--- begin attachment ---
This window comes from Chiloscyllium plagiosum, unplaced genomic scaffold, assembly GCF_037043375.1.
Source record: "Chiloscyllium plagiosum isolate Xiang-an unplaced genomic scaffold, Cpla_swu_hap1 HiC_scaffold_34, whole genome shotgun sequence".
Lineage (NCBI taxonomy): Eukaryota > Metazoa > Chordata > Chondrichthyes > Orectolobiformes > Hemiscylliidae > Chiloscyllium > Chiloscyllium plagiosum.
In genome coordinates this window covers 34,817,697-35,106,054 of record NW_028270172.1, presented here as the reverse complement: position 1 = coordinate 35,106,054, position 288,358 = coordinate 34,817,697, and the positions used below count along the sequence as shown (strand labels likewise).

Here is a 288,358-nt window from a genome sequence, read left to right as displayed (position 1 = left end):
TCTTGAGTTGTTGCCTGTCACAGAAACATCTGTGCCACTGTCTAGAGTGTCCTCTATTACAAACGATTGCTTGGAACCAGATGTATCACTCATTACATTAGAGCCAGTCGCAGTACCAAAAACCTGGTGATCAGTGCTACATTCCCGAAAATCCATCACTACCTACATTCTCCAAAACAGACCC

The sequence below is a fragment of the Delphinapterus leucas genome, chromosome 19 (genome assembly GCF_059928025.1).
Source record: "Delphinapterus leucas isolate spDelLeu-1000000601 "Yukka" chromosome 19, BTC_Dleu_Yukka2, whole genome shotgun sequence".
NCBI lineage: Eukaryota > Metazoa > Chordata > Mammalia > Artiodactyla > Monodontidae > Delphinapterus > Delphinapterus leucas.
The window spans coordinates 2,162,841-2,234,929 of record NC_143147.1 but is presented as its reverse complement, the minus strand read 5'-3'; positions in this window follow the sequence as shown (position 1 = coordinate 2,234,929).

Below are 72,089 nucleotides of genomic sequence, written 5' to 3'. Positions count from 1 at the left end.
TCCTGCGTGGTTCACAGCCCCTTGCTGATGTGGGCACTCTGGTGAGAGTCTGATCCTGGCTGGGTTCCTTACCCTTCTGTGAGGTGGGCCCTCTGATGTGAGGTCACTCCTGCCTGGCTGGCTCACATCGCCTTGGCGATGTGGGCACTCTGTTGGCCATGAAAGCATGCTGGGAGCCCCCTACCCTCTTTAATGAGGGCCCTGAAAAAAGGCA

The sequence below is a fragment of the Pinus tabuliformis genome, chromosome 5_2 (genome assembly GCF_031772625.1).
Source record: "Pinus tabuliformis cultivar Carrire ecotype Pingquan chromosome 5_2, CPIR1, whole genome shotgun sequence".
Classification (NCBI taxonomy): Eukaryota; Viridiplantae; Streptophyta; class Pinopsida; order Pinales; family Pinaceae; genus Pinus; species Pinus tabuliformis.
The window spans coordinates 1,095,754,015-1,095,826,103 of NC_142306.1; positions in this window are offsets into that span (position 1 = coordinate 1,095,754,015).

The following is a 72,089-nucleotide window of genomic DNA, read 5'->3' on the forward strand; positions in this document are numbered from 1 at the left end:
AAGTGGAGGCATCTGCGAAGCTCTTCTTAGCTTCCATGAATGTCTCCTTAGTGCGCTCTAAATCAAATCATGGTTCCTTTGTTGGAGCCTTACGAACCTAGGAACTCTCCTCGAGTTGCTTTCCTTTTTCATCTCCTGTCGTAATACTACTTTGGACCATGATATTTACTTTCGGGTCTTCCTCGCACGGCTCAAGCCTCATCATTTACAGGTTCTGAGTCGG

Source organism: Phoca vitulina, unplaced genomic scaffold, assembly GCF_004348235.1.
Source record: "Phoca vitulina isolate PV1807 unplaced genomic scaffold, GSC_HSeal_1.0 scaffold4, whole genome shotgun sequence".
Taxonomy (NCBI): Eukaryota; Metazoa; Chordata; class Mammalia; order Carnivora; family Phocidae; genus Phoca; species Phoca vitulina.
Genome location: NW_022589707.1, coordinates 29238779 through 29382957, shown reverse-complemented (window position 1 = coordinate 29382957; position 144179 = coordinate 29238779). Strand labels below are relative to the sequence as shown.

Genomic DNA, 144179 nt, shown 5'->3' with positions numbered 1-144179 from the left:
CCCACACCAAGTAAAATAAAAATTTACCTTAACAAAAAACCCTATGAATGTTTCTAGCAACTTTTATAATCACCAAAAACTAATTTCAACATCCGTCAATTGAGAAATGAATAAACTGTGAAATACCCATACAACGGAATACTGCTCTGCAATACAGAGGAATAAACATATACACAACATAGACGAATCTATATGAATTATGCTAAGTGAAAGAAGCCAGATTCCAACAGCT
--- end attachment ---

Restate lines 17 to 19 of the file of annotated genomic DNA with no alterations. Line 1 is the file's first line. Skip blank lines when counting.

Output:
The following is a 72,089-nucleotide window of genomic DNA, read 5'->3' on the forward strand; positions in this document are numbered from 1 at the left end:
AAGTGGAGGCATCTGCGAAGCTCTTCTTAGCTTCCATGAATGTCTCCTTAGTGCGCTCTAAATCAAATCATGGTTCCTTTGTTGGAGCCTTACGAACCTAGGAACTCTCCTCGAGTTGCTTTCCTTTTTCATCTCCTGTCGTAATACTACTTTGGACCATGATATTTACTTTCGGGTCTTCCTCGCACGGCTCAAGCCTCATCATTTACAGGTTCTGAGTCGG

Source organism: Phoca vitulina, unplaced genomic scaffold, assembly GCF_004348235.1.